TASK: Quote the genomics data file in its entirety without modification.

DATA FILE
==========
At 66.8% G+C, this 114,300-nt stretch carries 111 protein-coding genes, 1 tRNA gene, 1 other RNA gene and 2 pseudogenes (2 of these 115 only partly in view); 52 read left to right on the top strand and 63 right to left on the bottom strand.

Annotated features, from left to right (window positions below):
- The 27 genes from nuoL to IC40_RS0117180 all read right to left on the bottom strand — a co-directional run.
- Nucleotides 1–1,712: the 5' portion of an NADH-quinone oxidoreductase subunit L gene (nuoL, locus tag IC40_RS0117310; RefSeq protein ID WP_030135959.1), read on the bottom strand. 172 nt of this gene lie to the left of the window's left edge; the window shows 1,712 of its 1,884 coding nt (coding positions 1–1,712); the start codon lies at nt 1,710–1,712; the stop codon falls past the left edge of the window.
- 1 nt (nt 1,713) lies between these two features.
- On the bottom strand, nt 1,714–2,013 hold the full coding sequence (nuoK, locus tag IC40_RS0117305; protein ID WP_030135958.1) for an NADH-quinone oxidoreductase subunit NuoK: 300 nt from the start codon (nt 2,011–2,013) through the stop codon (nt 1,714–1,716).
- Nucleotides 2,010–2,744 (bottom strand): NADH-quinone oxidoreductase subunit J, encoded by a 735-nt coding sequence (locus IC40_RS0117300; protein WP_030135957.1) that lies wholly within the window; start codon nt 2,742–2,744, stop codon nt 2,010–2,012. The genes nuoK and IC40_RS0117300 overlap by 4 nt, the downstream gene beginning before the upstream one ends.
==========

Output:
At 66.8% G+C, this 114,300-nt stretch carries 111 protein-coding genes, 1 tRNA gene, 1 other RNA gene and 2 pseudogenes (2 of these 115 only partly in view); 52 read left to right on the top strand and 63 right to left on the bottom strand.

Annotated features, from left to right (window positions below):
- The 27 genes from nuoL to IC40_RS0117180 all read right to left on the bottom strand — a co-directional run.
- Nucleotides 1–1,712: the 5' portion of an NADH-quinone oxidoreductase subunit L gene (nuoL, locus tag IC40_RS0117310; RefSeq protein ID WP_030135959.1), read on the bottom strand. 172 nt of this gene lie to the left of the window's left edge; the window shows 1,712 of its 1,884 coding nt (coding positions 1–1,712); the start codon lies at nt 1,710–1,712; the stop codon falls past the left edge of the window.
- 1 nt (nt 1,713) lies between these two features.
- On the bottom strand, nt 1,714–2,013 hold the full coding sequence (nuoK, locus tag IC40_RS0117305; protein ID WP_030135958.1) for an NADH-quinone oxidoreductase subunit NuoK: 300 nt from the start codon (nt 2,011–2,013) through the stop codon (nt 1,714–1,716).
- Nucleotides 2,010–2,744 (bottom strand): NADH-quinone oxidoreductase subunit J, encoded by a 735-nt coding sequence (locus IC40_RS0117300; protein WP_030135957.1) that lies wholly within the window; start codon nt 2,742–2,744, stop codon nt 2,010–2,012. The genes nuoK and IC40_RS0117300 overlap by 4 nt, the downstream gene beginning before the upstream one ends.